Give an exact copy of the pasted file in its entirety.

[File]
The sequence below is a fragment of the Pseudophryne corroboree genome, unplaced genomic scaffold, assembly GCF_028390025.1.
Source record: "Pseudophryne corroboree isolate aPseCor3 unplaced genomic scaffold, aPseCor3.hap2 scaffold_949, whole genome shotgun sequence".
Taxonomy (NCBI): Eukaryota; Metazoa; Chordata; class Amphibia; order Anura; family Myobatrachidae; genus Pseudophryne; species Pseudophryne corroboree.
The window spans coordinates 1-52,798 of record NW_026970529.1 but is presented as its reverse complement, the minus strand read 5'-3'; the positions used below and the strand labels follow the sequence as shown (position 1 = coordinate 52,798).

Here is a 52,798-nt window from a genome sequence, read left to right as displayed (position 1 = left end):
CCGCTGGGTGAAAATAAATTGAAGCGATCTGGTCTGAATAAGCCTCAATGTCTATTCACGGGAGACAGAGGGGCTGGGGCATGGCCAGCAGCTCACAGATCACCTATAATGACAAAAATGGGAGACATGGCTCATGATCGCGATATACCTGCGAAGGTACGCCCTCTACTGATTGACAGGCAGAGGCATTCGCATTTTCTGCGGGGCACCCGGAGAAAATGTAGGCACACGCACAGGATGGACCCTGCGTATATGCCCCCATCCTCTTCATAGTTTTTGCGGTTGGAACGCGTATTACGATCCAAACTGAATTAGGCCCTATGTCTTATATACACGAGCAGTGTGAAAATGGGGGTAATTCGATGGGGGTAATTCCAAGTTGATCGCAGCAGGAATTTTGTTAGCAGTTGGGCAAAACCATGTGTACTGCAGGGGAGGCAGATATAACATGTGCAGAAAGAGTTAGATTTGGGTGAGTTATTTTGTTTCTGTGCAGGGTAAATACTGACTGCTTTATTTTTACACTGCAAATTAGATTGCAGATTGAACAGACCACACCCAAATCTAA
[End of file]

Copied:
The sequence below is a fragment of the Pseudophryne corroboree genome, unplaced genomic scaffold, assembly GCF_028390025.1.
Source record: "Pseudophryne corroboree isolate aPseCor3 unplaced genomic scaffold, aPseCor3.hap2 scaffold_949, whole genome shotgun sequence".
Taxonomy (NCBI): Eukaryota; Metazoa; Chordata; class Amphibia; order Anura; family Myobatrachidae; genus Pseudophryne; species Pseudophryne corroboree.
The window spans coordinates 1-52,798 of record NW_026970529.1 but is presented as its reverse complement, the minus strand read 5'-3'; the positions used below and the strand labels follow the sequence as shown (position 1 = coordinate 52,798).

Here is a 52,798-nt window from a genome sequence, read left to right as displayed (position 1 = left end):
CCGCTGGGTGAAAATAAATTGAAGCGATCTGGTCTGAATAAGCCTCAATGTCTATTCACGGGAGACAGAGGGGCTGGGGCATGGCCAGCAGCTCACAGATCACCTATAATGACAAAAATGGGAGACATGGCTCATGATCGCGATATACCTGCGAAGGTACGCCCTCTACTGATTGACAGGCAGAGGCATTCGCATTTTCTGCGGGGCACCCGGAGAAAATGTAGGCACACGCACAGGATGGACCCTGCGTATATGCCCCCATCCTCTTCATAGTTTTTGCGGTTGGAACGCGTATTACGATCCAAACTGAATTAGGCCCTATGTCTTATATACACGAGCAGTGTGAAAATGGGGGTAATTCGATGGGGGTAATTCCAAGTTGATCGCAGCAGGAATTTTGTTAGCAGTTGGGCAAAACCATGTGTACTGCAGGGGAGGCAGATATAACATGTGCAGAAAGAGTTAGATTTGGGTGAGTTATTTTGTTTCTGTGCAGGGTAAATACTGACTGCTTTATTTTTACACTGCAAATTAGATTGCAGATTGAACAGACCACACCCAAATCTAA